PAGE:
Marjory Stoneman Douglas, Miami Original: Part One Print
Written by Paul S. George, Special to the BT   
July 2015

A view of our past from the archives of HistoryMiami

MPix_PictureStory_7-15_1arjory Stoneman Douglas was a Miami original, a remarkable 20th-century American remembered for her rich journalistic output, leadership of an environmental movement aimed at saving the Everglades, and as an iconic link between the frontier town that was early Miami and the booming metropolis of her later years.

Born in Minneapolis in 1890 to Frank B. Stoneman and Lillian Trefethen, she was just six when her parents separated and she moved with her mother to Massachusetts. To compensate for the turmoil in her young life, Marjory read voraciously and began publishing articles.

Marjory graduated from Wellesley College with a degree in English in 1912. Two years later she married Kenneth Douglas, a con man 30 years her senior. The marriage ended abruptly the following year, sending Marjory to the frontier settlement of Miami in 1915 to join her father, whom she had not seen for almost 20 years.

Her description of Miami, with a population of little more than 10,000 in 1915, is remarkable. Upon disembarking from the Florida East Coast Railway station on the western edge of downtown, Marjory recalled in her book Florida: The Long Frontier walking along the city’s sandy streets to her father’s office at the Miami Herald, where he was publisher, and feeling almost blinded by the bright light emitting from roadways dusted with a limestone powder. Soon she was writing a society column for her father’s newspaper.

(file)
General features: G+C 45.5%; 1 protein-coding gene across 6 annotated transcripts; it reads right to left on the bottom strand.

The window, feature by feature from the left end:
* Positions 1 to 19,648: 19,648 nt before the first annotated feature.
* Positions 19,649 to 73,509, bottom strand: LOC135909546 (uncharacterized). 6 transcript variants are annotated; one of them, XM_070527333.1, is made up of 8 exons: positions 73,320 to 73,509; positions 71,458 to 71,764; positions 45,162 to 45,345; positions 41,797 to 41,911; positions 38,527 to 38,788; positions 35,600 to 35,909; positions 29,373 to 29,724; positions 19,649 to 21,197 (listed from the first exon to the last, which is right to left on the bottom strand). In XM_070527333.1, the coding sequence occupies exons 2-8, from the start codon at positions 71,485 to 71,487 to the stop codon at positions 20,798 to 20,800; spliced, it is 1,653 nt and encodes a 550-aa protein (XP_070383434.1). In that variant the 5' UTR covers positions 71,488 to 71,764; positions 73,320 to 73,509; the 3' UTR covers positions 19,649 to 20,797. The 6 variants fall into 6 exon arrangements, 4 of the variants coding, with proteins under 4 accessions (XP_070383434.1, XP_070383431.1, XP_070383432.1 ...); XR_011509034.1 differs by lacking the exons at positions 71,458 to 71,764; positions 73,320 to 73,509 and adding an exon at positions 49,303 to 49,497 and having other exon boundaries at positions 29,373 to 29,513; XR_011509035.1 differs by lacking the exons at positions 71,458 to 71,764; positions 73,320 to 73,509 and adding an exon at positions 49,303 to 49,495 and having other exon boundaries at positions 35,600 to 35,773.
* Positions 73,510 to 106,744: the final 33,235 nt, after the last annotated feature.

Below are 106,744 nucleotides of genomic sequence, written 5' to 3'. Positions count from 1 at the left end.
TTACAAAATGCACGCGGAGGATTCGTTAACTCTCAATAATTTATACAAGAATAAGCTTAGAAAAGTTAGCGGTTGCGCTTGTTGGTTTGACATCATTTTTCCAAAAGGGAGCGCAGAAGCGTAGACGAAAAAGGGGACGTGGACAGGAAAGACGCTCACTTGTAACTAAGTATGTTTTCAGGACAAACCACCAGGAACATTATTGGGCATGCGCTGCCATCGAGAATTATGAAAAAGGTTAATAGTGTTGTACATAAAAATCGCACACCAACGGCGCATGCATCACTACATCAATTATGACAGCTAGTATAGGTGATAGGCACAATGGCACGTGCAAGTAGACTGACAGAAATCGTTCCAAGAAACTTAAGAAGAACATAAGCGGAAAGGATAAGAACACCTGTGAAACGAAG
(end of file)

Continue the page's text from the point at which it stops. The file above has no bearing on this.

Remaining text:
Marjory lived with Frank Stoneman in the picturesque, riverine community of Spring Garden, and quickly became involved in community activities in her adopted city. She is seen in the accompanying photograph (second from right) participating in city’s World War I war stamp drive, designed to help finance the nation’s war-related expenses. During the war she also enlisted in the U.S. Navy as a Yeoman (F) first class and later joined the American Red Cross, serving in Paris.


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